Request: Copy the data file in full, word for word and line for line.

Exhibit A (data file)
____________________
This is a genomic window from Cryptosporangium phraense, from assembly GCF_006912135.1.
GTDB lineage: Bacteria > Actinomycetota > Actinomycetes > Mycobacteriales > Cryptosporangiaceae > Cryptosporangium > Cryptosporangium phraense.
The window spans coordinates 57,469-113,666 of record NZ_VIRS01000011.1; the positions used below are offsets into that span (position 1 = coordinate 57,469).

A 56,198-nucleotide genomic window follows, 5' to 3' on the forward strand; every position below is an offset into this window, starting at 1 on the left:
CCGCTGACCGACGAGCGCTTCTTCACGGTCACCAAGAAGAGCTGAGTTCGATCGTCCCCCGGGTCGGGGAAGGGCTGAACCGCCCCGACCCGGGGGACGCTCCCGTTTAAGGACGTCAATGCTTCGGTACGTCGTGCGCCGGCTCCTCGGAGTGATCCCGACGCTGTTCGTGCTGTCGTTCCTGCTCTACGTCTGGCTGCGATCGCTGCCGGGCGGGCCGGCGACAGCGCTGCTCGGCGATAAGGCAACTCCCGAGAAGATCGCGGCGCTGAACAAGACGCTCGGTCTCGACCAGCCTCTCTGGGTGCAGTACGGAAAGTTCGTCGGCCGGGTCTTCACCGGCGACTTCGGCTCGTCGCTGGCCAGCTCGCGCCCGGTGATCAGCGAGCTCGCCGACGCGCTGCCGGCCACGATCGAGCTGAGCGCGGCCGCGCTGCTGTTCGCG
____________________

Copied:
This is a genomic window from Cryptosporangium phraense, from assembly GCF_006912135.1.
GTDB lineage: Bacteria > Actinomycetota > Actinomycetes > Mycobacteriales > Cryptosporangiaceae > Cryptosporangium > Cryptosporangium phraense.
The window spans coordinates 57,469-113,666 of record NZ_VIRS01000011.1; the positions used below are offsets into that span (position 1 = coordinate 57,469).

A 56,198-nucleotide genomic window follows, 5' to 3' on the forward strand; every position below is an offset into this window, starting at 1 on the left:
CCGCTGACCGACGAGCGCTTCTTCACGGTCACCAAGAAGAGCTGAGTTCGATCGTCCCCCGGGTCGGGGAAGGGCTGAACCGCCCCGACCCGGGGGACGCTCCCGTTTAAGGACGTCAATGCTTCGGTACGTCGTGCGCCGGCTCCTCGGAGTGATCCCGACGCTGTTCGTGCTGTCGTTCCTGCTCTACGTCTGGCTGCGATCGCTGCCGGGCGGGCCGGCGACAGCGCTGCTCGGCGATAAGGCAACTCCCGAGAAGATCGCGGCGCTGAACAAGACGCTCGGTCTCGACCAGCCTCTCTGGGTGCAGTACGGAAAGTTCGTCGGCCGGGTCTTCACCGGCGACTTCGGCTCGTCGCTGGCCAGCTCGCGCCCGGTGATCAGCGAGCTCGCCGACGCGCTGCCGGCCACGATCGAGCTGAGCGCGGCCGCGCTGCTGTTCGCG